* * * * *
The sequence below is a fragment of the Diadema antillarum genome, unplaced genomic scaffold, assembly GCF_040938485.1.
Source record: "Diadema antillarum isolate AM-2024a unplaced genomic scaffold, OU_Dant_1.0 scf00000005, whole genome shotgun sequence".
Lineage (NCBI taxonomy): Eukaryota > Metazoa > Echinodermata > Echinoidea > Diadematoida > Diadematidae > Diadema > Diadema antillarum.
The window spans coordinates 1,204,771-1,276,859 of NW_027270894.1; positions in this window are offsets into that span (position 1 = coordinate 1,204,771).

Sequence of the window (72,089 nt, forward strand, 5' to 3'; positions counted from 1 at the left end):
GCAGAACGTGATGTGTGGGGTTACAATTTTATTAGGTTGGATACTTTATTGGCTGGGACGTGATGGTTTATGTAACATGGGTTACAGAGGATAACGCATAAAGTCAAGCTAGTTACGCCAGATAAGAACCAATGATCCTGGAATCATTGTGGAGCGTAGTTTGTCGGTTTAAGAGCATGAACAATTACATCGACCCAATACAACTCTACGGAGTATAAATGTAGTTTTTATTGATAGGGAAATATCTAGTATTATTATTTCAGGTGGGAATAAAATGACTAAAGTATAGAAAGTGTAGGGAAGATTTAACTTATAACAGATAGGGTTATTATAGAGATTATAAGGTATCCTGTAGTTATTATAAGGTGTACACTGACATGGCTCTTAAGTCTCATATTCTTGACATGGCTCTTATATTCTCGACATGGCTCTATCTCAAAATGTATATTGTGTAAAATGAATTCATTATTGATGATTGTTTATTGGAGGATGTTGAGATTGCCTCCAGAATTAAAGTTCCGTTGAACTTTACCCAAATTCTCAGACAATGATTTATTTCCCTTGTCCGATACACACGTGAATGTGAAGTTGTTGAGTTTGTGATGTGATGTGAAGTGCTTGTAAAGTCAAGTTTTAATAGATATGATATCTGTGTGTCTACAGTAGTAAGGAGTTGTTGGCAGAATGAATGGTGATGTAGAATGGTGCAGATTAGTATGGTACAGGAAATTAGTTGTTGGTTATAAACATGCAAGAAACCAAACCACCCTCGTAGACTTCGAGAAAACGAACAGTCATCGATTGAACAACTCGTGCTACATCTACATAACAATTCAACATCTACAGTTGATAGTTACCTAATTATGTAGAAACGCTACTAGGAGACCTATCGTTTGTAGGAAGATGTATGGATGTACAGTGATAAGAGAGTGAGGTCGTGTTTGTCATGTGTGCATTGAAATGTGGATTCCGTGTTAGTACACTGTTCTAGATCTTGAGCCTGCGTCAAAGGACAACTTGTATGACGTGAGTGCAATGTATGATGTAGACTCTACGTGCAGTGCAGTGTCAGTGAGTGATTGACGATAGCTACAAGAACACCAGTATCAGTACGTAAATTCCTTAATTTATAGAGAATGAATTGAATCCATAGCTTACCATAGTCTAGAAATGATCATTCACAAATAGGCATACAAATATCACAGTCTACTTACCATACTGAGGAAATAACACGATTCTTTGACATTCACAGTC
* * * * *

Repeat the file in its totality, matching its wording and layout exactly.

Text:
The sequence below is a fragment of the Diadema antillarum genome, unplaced genomic scaffold, assembly GCF_040938485.1.
Source record: "Diadema antillarum isolate AM-2024a unplaced genomic scaffold, OU_Dant_1.0 scf00000005, whole genome shotgun sequence".
Lineage (NCBI taxonomy): Eukaryota > Metazoa > Echinodermata > Echinoidea > Diadematoida > Diadematidae > Diadema > Diadema antillarum.
The window spans coordinates 1,204,771-1,276,859 of NW_027270894.1; positions in this window are offsets into that span (position 1 = coordinate 1,204,771).

Sequence of the window (72,089 nt, forward strand, 5' to 3'; positions counted from 1 at the left end):
GCAGAACGTGATGTGTGGGGTTACAATTTTATTAGGTTGGATACTTTATTGGCTGGGACGTGATGGTTTATGTAACATGGGTTACAGAGGATAACGCATAAAGTCAAGCTAGTTACGCCAGATAAGAACCAATGATCCTGGAATCATTGTGGAGCGTAGTTTGTCGGTTTAAGAGCATGAACAATTACATCGACCCAATACAACTCTACGGAGTATAAATGTAGTTTTTATTGATAGGGAAATATCTAGTATTATTATTTCAGGTGGGAATAAAATGACTAAAGTATAGAAAGTGTAGGGAAGATTTAACTTATAACAGATAGGGTTATTATAGAGATTATAAGGTATCCTGTAGTTATTATAAGGTGTACACTGACATGGCTCTTAAGTCTCATATTCTTGACATGGCTCTTATATTCTCGACATGGCTCTATCTCAAAATGTATATTGTGTAAAATGAATTCATTATTGATGATTGTTTATTGGAGGATGTTGAGATTGCCTCCAGAATTAAAGTTCCGTTGAACTTTACCCAAATTCTCAGACAATGATTTATTTCCCTTGTCCGATACACACGTGAATGTGAAGTTGTTGAGTTTGTGATGTGATGTGAAGTGCTTGTAAAGTCAAGTTTTAATAGATATGATATCTGTGTGTCTACAGTAGTAAGGAGTTGTTGGCAGAATGAATGGTGATGTAGAATGGTGCAGATTAGTATGGTACAGGAAATTAGTTGTTGGTTATAAACATGCAAGAAACCAAACCACCCTCGTAGACTTCGAGAAAACGAACAGTCATCGATTGAACAACTCGTGCTACATCTACATAACAATTCAACATCTACAGTTGATAGTTACCTAATTATGTAGAAACGCTACTAGGAGACCTATCGTTTGTAGGAAGATGTATGGATGTACAGTGATAAGAGAGTGAGGTCGTGTTTGTCATGTGTGCATTGAAATGTGGATTCCGTGTTAGTACACTGTTCTAGATCTTGAGCCTGCGTCAAAGGACAACTTGTATGACGTGAGTGCAATGTATGATGTAGACTCTACGTGCAGTGCAGTGTCAGTGAGTGATTGACGATAGCTACAAGAACACCAGTATCAGTACGTAAATTCCTTAATTTATAGAGAATGAATTGAATCCATAGCTTACCATAGTCTAGAAATGATCATTCACAAATAGGCATACAAATATCACAGTCTACTTACCATACTGAGGAAATAACACGATTCTTTGACATTCACAGTC